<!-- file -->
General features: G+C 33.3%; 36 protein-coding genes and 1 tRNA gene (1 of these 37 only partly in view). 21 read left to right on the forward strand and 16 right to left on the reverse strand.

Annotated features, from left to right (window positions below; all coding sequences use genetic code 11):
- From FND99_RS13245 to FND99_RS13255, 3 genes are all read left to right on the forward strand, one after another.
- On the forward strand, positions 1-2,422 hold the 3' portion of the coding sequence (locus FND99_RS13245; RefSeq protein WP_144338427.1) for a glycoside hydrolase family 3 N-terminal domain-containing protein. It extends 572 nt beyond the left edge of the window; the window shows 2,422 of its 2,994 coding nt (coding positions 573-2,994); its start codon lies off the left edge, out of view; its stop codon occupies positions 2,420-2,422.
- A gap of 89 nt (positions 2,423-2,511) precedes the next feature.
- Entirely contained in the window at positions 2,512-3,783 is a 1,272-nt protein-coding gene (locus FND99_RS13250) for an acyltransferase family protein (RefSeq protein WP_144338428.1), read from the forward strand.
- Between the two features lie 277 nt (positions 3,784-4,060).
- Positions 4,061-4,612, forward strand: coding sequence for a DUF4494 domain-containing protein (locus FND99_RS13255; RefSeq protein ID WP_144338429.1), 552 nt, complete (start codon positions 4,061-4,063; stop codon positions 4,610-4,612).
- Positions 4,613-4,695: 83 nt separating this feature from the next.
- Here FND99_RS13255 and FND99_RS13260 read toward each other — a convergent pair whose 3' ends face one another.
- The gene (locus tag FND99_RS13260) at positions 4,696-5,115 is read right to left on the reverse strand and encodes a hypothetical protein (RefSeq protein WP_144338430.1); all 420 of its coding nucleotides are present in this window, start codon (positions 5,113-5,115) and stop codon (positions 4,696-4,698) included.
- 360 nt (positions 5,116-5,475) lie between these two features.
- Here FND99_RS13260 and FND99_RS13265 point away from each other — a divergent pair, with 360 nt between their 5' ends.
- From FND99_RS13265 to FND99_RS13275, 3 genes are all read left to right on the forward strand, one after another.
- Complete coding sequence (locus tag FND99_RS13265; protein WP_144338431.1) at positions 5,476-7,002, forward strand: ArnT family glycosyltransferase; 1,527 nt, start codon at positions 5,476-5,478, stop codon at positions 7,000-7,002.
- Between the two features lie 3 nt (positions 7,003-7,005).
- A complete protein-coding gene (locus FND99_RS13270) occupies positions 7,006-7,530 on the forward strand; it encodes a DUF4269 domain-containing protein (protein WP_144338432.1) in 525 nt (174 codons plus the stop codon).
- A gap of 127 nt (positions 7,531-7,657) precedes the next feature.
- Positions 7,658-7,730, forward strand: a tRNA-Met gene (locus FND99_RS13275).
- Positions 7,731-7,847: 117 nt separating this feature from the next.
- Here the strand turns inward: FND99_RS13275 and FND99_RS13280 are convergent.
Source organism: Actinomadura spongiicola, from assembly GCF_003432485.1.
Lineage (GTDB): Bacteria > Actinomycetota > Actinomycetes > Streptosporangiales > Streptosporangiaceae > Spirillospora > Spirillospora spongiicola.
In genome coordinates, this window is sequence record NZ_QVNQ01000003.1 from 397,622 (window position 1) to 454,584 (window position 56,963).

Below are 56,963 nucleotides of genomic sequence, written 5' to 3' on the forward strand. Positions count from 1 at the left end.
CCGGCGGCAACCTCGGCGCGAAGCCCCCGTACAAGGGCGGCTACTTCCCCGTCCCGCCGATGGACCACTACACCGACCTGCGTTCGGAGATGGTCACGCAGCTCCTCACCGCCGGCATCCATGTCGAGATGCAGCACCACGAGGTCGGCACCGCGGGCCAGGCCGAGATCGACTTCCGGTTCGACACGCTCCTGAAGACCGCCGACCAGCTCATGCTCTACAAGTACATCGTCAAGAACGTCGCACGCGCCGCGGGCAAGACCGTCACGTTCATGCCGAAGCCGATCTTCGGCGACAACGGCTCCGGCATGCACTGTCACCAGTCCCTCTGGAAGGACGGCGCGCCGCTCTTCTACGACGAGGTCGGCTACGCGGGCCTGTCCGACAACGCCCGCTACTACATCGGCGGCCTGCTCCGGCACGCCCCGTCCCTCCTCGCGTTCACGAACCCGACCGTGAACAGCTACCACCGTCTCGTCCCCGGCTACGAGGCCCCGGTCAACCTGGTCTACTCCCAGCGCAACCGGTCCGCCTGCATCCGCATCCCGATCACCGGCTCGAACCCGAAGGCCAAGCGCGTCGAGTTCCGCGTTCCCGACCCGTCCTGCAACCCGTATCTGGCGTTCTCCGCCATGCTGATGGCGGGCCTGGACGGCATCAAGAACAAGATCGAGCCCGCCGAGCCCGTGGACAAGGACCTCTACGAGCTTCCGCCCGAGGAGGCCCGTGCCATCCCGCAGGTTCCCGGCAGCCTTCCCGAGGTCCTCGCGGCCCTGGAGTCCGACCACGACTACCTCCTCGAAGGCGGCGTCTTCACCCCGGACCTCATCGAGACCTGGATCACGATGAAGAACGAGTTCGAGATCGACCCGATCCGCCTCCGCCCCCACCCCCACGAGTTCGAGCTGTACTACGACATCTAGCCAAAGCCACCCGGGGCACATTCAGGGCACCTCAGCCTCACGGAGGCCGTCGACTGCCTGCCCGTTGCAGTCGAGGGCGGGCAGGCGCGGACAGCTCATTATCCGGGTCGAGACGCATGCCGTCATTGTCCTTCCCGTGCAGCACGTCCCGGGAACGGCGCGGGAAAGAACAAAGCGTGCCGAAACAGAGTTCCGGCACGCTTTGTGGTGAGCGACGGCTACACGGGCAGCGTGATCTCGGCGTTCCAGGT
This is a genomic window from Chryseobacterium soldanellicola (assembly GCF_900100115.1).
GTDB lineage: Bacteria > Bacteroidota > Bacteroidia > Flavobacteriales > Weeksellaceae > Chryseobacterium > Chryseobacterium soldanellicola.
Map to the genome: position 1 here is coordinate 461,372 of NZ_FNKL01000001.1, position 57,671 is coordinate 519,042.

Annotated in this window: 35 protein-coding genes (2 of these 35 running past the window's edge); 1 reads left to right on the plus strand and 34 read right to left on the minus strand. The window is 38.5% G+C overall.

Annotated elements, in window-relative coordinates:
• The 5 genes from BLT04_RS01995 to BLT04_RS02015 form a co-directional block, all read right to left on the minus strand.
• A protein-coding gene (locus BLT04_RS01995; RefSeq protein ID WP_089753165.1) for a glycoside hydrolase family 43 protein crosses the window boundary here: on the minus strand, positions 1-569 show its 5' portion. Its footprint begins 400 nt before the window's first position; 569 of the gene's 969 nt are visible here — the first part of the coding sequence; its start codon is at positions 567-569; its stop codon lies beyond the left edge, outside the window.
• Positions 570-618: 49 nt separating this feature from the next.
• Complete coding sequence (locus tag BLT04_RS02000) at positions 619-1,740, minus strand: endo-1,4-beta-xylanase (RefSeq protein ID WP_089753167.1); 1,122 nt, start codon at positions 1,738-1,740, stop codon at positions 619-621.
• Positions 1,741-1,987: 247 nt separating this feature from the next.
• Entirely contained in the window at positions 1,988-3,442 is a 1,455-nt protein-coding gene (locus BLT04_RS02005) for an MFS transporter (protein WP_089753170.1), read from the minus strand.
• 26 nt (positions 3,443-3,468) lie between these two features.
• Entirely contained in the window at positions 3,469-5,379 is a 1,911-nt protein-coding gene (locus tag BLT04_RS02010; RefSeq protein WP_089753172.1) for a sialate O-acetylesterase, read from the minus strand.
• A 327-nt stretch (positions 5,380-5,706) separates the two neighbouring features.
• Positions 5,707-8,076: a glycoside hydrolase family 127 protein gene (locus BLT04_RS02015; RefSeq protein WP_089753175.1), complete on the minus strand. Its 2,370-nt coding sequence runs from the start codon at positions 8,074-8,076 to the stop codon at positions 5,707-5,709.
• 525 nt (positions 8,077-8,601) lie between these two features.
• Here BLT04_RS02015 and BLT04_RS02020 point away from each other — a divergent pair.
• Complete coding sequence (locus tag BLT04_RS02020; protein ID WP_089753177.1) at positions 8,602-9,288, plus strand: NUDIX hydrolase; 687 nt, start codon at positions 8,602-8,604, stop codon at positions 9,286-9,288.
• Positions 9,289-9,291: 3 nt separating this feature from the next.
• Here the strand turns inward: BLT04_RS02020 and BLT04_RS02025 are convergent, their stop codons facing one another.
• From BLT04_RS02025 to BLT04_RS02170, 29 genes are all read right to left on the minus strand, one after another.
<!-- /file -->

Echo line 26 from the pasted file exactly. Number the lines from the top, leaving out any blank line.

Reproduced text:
CCGGCGGCAACCTCGGCGCGAAGCCCCCGTACAAGGGCGGCTACTTCCCCGTCCCGCCGATGGACCACTACACCGACCTGCGTTCGGAGATGGTCACGCAGCTCCTCACCGCCGGCATCCATGTCGAGATGCAGCACCACGAGGTCGGCACCGCGGGCCAGGCCGAGATCGACTTCCGGTTCGACACGCTCCTGAAGACCGCCGACCAGCTCATGCTCTACAAGTACATCGTCAAGAACGTCGCACGCGCCGCGGGCAAGACCGTCACGTTCATGCCGAAGCCGATCTTCGGCGACAACGGCTCCGGCATGCACTGTCACCAGTCCCTCTGGAAGGACGGCGCGCCGCTCTTCTACGACGAGGTCGGCTACGCGGGCCTGTCCGACAACGCCCGCTACTACATCGGCGGCCTGCTCCGGCACGCCCCGTCCCTCCTCGCGTTCACGAACCCGACCGTGAACAGCTACCACCGTCTCGTCCCCGGCTACGAGGCCCCGGTCAACCTGGTCTACTCCCAGCGCAACCGGTCCGCCTGCATCCGCATCCCGATCACCGGCTCGAACCCGAAGGCCAAGCGCGTCGAGTTCCGCGTTCCCGACCCGTCCTGCAACCCGTATCTGGCGTTCTCCGCCATGCTGATGGCGGGCCTGGACGGCATCAAGAACAAGATCGAGCCCGCCGAGCCCGTGGACAAGGACCTCTACGAGCTTCCGCCCGAGGAGGCCCGTGCCATCCCGCAGGTTCCCGGCAGCCTTCCCGAGGTCCTCGCGGCCCTGGAGTCCGACCACGACTACCTCCTCGAAGGCGGCGTCTTCACCCCGGACCTCATCGAGACCTGGATCACGATGAAGAACGAGTTCGAGATCGACCCGATCCGCCTCCGCCCCCACCCCCACGAGTTCGAGCTGTACTACGACATCTAGCCAAAGCCACCCGGGGCACATTCAGGGCACCTCAGCCTCACGGAGGCCGTCGACTGCCTGCCCGTTGCAGTCGAGGGCGGGCAGGCGCGGACAGCTCATTATCCGGGTCGAGACGCATGCCGTCATTGTCCTTCCCGTGCAGCACGTCCCGGGAACGGCGCGGGAAAGAACAAAGCGTGCCGAAACAGAGTTCCGGCACGCTTTGTGGTGAGCGACGGCTACACGGGCAGCGTGATCTCGGCGTTCCAGGT